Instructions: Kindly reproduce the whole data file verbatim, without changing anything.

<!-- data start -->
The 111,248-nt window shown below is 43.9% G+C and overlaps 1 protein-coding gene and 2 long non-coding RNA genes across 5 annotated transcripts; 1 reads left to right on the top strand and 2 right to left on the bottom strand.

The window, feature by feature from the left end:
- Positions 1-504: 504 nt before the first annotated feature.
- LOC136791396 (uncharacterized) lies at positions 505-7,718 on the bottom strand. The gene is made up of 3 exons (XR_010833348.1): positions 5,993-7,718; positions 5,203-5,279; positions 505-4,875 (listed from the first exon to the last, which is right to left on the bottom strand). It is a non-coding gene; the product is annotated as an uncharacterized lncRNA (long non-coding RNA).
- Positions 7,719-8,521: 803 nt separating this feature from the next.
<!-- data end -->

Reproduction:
The 111,248-nt window shown below is 43.9% G+C and overlaps 1 protein-coding gene and 2 long non-coding RNA genes across 5 annotated transcripts; 1 reads left to right on the top strand and 2 right to left on the bottom strand.

The window, feature by feature from the left end:
- Positions 1-504: 504 nt before the first annotated feature.
- LOC136791396 (uncharacterized) lies at positions 505-7,718 on the bottom strand. The gene is made up of 3 exons (XR_010833348.1): positions 5,993-7,718; positions 5,203-5,279; positions 505-4,875 (listed from the first exon to the last, which is right to left on the bottom strand). It is a non-coding gene; the product is annotated as an uncharacterized lncRNA (long non-coding RNA).
- Positions 7,719-8,521: 803 nt separating this feature from the next.